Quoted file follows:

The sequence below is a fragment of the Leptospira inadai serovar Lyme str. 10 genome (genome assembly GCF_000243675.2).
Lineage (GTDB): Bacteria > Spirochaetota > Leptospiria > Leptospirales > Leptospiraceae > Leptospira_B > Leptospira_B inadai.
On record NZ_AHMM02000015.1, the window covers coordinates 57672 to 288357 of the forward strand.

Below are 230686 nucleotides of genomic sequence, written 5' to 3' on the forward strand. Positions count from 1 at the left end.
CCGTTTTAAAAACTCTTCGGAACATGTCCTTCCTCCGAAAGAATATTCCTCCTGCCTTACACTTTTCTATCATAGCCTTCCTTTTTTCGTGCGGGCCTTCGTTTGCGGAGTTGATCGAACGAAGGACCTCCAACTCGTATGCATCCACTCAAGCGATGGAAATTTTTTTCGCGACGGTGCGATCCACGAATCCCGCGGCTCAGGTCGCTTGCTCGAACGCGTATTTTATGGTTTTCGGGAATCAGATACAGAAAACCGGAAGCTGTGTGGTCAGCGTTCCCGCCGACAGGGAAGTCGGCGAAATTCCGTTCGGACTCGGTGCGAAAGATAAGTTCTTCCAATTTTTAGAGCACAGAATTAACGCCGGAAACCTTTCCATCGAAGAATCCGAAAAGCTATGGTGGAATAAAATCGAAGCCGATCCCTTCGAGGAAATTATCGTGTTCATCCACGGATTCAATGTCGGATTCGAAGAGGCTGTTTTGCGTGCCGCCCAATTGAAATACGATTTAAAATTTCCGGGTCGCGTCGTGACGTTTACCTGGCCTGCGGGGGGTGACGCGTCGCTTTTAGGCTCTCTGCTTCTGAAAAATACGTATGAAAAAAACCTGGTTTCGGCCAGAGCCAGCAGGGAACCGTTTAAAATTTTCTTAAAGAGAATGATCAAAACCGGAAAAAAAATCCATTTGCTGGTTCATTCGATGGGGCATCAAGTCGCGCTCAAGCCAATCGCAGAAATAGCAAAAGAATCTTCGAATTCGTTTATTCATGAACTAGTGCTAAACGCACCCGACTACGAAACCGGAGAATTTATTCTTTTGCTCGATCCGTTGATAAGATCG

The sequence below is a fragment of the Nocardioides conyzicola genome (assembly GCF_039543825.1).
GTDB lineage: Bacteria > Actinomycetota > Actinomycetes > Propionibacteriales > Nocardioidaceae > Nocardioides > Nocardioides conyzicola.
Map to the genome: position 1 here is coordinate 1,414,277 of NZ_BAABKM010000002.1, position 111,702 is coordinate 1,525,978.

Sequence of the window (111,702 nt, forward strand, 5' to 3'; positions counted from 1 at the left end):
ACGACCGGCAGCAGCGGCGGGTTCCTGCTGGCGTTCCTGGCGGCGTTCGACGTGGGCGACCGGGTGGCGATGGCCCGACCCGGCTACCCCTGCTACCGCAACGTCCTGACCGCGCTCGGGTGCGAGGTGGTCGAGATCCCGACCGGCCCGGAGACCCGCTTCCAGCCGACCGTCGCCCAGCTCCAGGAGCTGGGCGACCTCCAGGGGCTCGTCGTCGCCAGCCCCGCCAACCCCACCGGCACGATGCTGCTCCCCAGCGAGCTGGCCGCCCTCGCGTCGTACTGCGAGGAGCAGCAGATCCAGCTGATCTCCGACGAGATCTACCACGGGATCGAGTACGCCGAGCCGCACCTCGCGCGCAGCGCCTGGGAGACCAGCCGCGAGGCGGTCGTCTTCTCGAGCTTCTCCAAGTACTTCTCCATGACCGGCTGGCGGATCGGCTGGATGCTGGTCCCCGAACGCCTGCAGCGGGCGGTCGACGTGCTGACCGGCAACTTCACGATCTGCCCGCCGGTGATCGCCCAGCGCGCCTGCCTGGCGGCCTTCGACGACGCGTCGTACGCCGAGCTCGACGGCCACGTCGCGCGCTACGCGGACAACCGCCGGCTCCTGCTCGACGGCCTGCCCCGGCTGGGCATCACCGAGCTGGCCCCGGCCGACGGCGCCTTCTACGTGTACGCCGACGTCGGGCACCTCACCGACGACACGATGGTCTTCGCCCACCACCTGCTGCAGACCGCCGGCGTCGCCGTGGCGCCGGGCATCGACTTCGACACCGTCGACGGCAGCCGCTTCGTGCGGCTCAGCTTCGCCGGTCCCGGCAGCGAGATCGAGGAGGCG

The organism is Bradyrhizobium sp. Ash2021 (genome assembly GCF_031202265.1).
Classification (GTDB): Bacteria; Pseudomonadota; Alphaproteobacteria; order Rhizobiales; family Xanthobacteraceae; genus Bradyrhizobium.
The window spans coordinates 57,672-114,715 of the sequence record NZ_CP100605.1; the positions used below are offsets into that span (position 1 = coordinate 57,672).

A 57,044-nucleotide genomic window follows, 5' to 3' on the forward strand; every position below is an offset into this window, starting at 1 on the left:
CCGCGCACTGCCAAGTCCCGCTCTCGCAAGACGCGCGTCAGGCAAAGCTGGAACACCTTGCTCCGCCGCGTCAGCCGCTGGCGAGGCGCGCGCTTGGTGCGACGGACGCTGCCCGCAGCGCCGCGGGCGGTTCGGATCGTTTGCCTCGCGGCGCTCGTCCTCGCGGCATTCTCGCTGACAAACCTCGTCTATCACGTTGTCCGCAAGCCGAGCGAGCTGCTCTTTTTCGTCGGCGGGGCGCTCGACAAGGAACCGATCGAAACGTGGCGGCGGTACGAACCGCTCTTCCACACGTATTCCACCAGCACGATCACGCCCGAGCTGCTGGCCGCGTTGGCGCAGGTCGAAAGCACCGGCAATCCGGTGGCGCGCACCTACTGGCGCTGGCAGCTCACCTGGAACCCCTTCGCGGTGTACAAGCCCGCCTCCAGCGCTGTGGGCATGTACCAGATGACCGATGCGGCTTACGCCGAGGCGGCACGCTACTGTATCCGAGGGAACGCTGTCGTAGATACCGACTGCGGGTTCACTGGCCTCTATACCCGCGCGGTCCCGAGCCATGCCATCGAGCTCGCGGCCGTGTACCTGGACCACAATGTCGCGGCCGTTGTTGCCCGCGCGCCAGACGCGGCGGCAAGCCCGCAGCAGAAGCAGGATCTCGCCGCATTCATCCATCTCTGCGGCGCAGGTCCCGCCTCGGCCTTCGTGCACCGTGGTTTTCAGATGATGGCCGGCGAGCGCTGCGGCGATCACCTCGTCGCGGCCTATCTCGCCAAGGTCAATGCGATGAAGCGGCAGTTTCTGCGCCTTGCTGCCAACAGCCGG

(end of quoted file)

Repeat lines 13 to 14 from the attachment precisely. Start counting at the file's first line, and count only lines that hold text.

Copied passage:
The window spans coordinates 57,672-114,715 of the sequence record NZ_CP100605.1; the positions used below are offsets into that span (position 1 = coordinate 57,672).

A 57,044-nucleotide genomic window follows, 5' to 3' on the forward strand; every position below is an offset into this window, starting at 1 on the left: